The Anatolian Peninsula

Akçar, Naki (2022). The Anatolian Peninsula. In: Palacios, David; Hughes, Philip D.; García-Ruiz, José M.; Andrés, Nuria (eds.) European Glacial Landscapes: Maximum Extent of Glaciations (pp. 149-157). Elsevier 10.1016/B978-0-12-823498-3.00018-2

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Anatolia is the largest mountain landscape in the Eastern Mediterranean region between 36°–42°N and 26°–45°E. Its topography is controlled by the Eastern Black Sea Mountains in the north, the Taurus Mountains in the south, the Eastern Anatolian Mountains in the east, and by solitary mountains. Today, only the highest peaks of the Eastern Black Sea Mountains, Taurus Mountains, and Mounts Erciyes, Süphan, and Ararat host small cirque and valley glaciers. In contrast, most of these mountains have been glaciated during the Late Quaternary. Glacial deposits and landforms are found in several valleys in the Eastern Black Sea Mountains, Taurus Mountains, in the Eastern Anatolian Mountains, at Uludağ in the NW peninsula, and on isolated extinct volcanic cones in the interior parts such as Mount Erciyes. At their maximum extent the Anatolian paleoglaciers reached c. 19-km length as a result of around 1000-m Equilibrium Line Altitude (ELA) depression.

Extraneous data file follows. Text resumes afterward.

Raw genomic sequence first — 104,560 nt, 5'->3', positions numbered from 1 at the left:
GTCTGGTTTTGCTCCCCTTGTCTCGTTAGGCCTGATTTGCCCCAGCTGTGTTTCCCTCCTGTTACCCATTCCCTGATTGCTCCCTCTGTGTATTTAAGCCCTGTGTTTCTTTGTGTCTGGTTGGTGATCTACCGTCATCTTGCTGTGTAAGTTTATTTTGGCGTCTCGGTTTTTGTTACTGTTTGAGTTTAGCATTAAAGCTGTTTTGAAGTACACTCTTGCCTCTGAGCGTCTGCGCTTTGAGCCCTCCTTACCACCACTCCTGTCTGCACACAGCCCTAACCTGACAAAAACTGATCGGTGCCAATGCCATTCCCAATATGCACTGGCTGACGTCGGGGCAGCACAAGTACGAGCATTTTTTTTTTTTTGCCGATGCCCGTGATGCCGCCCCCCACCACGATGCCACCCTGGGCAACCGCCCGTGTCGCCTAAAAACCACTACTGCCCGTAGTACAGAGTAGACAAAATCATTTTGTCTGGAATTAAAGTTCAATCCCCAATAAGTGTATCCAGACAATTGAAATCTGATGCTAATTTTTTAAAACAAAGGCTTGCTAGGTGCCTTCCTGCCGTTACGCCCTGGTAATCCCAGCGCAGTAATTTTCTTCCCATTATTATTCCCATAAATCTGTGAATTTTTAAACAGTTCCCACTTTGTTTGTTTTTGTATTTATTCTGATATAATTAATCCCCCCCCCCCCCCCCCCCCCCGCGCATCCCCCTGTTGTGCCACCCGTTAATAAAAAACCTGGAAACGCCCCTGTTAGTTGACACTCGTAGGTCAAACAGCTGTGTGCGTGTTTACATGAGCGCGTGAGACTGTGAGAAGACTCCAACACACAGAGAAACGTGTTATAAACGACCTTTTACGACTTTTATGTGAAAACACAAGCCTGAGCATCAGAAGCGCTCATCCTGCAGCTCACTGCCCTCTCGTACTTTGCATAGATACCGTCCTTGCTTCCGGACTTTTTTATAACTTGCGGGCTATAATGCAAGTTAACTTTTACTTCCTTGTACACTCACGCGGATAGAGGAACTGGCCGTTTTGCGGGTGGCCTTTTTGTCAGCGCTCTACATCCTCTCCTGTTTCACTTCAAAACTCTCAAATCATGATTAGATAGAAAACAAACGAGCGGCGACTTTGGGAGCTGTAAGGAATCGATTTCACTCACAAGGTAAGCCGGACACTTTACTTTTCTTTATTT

Item Type:

Book Section (Book Chapter)


08 Faculty of Science > Institute of Geological Sciences

UniBE Contributor:

Akçar, Naki


500 Science > 550 Earth sciences & geology








Naki Akçar

Date Deposited:

14 Apr 2022 12:03

Last Modified:

14 Apr 2022 12:03

Publisher DOI:



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